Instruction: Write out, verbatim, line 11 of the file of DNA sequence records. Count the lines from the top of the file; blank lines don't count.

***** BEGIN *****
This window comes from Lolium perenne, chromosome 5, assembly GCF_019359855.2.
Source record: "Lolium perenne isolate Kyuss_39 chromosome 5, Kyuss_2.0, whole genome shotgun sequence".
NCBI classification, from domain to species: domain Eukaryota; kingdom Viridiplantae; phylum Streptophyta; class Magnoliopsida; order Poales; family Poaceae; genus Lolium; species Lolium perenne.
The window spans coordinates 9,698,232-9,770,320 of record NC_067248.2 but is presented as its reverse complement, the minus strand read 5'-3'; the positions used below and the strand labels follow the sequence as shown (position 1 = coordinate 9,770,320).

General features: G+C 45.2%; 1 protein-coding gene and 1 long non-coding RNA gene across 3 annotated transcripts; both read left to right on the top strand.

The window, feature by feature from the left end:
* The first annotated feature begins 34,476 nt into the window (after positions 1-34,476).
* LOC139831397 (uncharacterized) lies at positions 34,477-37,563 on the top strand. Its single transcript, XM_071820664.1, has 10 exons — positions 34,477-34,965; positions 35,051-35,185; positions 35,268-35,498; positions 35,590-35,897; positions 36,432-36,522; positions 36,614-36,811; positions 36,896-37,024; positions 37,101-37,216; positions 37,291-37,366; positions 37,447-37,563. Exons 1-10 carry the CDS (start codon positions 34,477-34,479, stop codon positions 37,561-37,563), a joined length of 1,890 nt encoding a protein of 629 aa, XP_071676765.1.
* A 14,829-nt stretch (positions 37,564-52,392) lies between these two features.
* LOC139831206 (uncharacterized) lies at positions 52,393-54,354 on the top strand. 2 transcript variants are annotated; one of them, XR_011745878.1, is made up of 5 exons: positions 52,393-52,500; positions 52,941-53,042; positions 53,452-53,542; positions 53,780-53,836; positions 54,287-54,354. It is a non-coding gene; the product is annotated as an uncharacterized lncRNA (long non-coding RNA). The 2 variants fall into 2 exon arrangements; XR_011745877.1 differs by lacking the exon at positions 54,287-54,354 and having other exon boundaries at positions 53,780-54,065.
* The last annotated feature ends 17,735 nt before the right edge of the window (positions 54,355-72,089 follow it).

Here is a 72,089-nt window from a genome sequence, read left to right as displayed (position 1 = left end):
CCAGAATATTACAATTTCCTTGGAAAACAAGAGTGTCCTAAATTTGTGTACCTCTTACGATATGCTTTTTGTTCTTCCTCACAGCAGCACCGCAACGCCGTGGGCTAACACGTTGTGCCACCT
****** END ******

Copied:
* The last annotated feature ends 17,735 nt before the right edge of the window (positions 54,355-72,089 follow it).